American Museum of Natural History's Unseen is a Must See
By Jan Aaron
The Natural Geographic film “Mysteries of the Unseen World” lives up to its title: Directed by Louis Schwartzberg, it offers an incredible, intimate experience in its depiction of nature scenes that are too tiny, slow or too fast for our normal eyes. Some American Museum of Natural History (AMNH) films are for kids. This film is for everyone. And everyone is sure to come away shaking their heads in disbelief at what they’ve seen. The filmmaker uses many different techniques to capture a variety of sights like a lizard a scooting across water and lightening descending from in the sky and ascending from the ground. If we possessed x-ray vision like some comic book characters, we would view life like this, and also see the various rays – gamma rays, microwaves, and radio waves.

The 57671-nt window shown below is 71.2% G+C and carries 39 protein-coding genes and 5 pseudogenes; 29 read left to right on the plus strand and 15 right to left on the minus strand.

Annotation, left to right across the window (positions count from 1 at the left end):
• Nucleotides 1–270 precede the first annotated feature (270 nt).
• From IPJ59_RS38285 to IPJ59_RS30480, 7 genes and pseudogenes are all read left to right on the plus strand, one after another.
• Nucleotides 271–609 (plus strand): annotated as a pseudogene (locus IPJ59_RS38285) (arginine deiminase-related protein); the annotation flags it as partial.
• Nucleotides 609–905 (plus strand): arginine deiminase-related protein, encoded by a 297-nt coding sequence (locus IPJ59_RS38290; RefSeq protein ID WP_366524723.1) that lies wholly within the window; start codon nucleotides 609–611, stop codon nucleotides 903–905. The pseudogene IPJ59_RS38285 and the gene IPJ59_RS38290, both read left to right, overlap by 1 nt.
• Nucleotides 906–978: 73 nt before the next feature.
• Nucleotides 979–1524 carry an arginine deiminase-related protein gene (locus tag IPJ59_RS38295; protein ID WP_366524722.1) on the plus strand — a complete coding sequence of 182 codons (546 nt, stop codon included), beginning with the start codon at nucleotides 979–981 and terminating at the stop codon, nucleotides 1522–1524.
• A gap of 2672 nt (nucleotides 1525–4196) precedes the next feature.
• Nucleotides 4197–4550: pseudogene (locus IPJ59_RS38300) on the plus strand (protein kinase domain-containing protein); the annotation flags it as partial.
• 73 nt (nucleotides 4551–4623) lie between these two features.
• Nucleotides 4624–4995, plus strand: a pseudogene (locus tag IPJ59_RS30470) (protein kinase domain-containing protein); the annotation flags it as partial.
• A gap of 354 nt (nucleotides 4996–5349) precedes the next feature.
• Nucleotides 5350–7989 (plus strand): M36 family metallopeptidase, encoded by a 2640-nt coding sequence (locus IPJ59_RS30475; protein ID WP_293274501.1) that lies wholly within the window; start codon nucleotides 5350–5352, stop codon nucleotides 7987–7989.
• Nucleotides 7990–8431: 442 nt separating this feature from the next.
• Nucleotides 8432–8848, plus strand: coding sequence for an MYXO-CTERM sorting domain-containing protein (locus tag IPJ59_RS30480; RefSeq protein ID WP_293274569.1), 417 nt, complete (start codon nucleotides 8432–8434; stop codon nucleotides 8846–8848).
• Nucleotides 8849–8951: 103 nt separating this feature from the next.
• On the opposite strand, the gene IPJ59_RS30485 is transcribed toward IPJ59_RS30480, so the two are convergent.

Mr. Schwartzberg’s expert time-lapse photography shows us through various techniques some unpleasant sights like lizards spreading slime and the idyllic like plants creeping toward the sky. We see close-ups the tiny structures supporting a butterfly wing. And (ugh), the tiny organisms that thrive on our bodies, making you feel you need a shower. Narrated by Forest Whitaker, the film uses some computer animations toward the end, which breaks the mood. But the film is still an outstanding look at our unseen world. (until June 29, 2-D and 3-D showings). While at the museum, be sure to see the new exhibit “Petorsaurs: Flight in the Age of Dinosaurs,” a truly awesome experience, with terrific interactive opportunities. #